Why We All Need a Playbook to Succeed in Business
5 lessons I learned from my dad and a failed startup
When I was a kid, I’d watch my Dad create weird-looking sketches.
“What is it, Dad?” — I asked.
“It’s a game plan.” — Dad said, looking up from his drawing.
“What is it for?”
“It helps you think about how to play a good game.”
That gave me a pause. I knew that Dad was a basketball coach; I knew that his team had recently won the National Championship. What I didn’t know was that his job entailed drawing. Now, that was puzzling — because, frankly, he was pretty bad at it!
“How could these messy squiggles help Dad’s team become national champions?” — I wondered.
Here is the story of my Dad and his approach to coaching his basketball team. It’s also the story of my first startup’s failure and the five lessons I learned from both.
Lesson 1: A playbook comes before a game plan.
When I asked Dad about his sloppy sketches, he was amused:
“A game plan doesn’t have to be beautiful — it just has to work. But even when it does work, it can only win you that set play. To win a game — and especially a championship — you need way more than a game plan.”
And then, he pulled out a leather-bound book from his bag. His playbook.
Dad’s playbook was where he’d clip in all his best game plans. But the most crucial part, he told me, were the first pages. They contained notes on his coaching philosophy and three simple rules he expected his players to live by. They were his North Star as a coach.
We are hard-wired to solve problems. That’s why we love our game plans so much. We often act as if a good product-market fit, a great business plan, or a smart strategy are everything we need to succeed in business. But it turns out that tactics are not enough.
A playbook comes before a game plan. Before you figure out what you need to do to succeed, you need to know WHY you are in the game and HOW you want to play it.
Lesson 2: Practice for the game, play for the team, win for the fans.
In my late 20s, I quit my job, moved to Greece, married a guy I knew just for a few months, and set up my own business. All at the same time.
Many parents would freak out but my Mum and Dad seemed strangely unphased - at first.
But one day, as my parents were visiting us in Greece, my Dad said over dinner:
“I love it that you are so determined to make this business work, honey.”
“But you really need to take a step back,” — he continued.
“A step back?!”
“The way I see it, all business is, is a game,”- he said. — And he lost me right there. I couldn’t help but think: “Uh-oh, here comes the sermon. Dad is putting his coach hat on!” And so he did.
He talked for what seemed like an eternity. About how there was no point focusing on a game plan without a playbook — especially without those crucial first pages that would guide me in the long term. He insisted that the principles that he drafted for his team as a coach were 100% relevant here, too:
- Practice for the game
- Play for the team
- Win for the fans
I knew all that by heart by then but I humored my dad and pretended to listen. And then, true to my rebellious streak, I proceeded to… ignore all his advice. Entirely.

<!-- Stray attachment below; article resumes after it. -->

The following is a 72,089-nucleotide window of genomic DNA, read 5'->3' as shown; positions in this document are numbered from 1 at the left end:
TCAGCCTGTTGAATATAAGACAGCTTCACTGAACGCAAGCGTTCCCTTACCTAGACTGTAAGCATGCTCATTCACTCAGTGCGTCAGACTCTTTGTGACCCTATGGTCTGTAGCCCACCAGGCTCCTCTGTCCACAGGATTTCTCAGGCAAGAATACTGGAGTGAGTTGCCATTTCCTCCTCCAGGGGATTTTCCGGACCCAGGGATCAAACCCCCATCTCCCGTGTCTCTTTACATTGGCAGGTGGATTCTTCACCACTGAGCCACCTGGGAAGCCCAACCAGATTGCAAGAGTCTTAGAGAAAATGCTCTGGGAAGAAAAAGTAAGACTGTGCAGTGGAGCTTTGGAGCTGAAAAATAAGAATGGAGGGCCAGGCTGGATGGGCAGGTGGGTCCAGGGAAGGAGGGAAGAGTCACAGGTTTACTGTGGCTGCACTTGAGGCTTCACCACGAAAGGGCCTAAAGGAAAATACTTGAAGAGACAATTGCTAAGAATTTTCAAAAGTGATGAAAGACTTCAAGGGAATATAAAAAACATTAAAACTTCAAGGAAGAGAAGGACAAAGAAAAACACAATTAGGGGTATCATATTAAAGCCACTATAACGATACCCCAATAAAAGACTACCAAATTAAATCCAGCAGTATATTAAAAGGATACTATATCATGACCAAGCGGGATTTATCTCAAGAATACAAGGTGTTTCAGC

I was determined to succeed though and so I kept reassuring myself: “I have the product-market fit. I have a good business model. I have the talent to sell. I have many prospective clients. This will be great!”
Well, I was wrong. It didn’t turn out that great.
In hindsight, it’s pretty clear why: I violated every single principle on my dad’s list in my first business. I wasn’t thinking about who I was trying to serve. I was focused on winning, not on practicing to play my best game.
I hoped that “talent” was enough and I desperately wanted to believe that I had some. And to make things worse, I was a terrible ball hog — I tried to play solo, taking the impossible shots myself, instead of passing the ball to my team.
Our culture fetishizes grit and determination, focus, and hard work and idolizes individual accomplishments. We want to be the heroes of our own stories, the ones who save the day and accomplish something against all odds. But here is what I learned:
Paradoxically, in order to win in business, we need to take the focus away from winning and zoom in on practicing our craft, creating the right environment for the team, and serving the people we care about.
As my dad said:
You practice for the game, play for the team, and win for the fans.
Lesson 3: Always course correct.
In Hemingway’s The Sun Also Rises, one of the key characters, Mike Campbell, is asked:
“How did you go bankrupt?”
“Two ways,” he answers. “Gradually, then suddenly.”
That’s exactly how I went bankrupt, too. Gradually, then suddenly.
I burned through all my life savings first. Then, I borrowed some money from my in-laws. I maxed out my credit cards. It still wasn’t enough. And after a year, my runway was gone. I had no money, no clients, no mojo. And at the end of it, all I was left with was a bruised ego and a crippling debt.
When we veer off course by one degree, it doesn’t seem like much at first. But little things compound and can gradually lead to catastrophic results if we don’t pay attention early enough. It’s good to ask ourselves on occasion:
Where might we end up in a year from now if we keep doing what we are doing? Is it where we want to be?
My game was over. Prematurely perhaps. And it was all because I didn’t develop the right navigation tools. I was off-course and I didn’t even know how far off. If I were to give advice to my younger self today, I’d say:
Be crystal clear about where you’re headed but flexible on how to get there. And course-correct all the time.
Lesson 4: When you fail, own it, make amends and move on — asap.
I struggled to digest the failure of my first startup for years. My confidence was crushed. Facts were hard to accept. I was terrified of reflecting on the whole experience.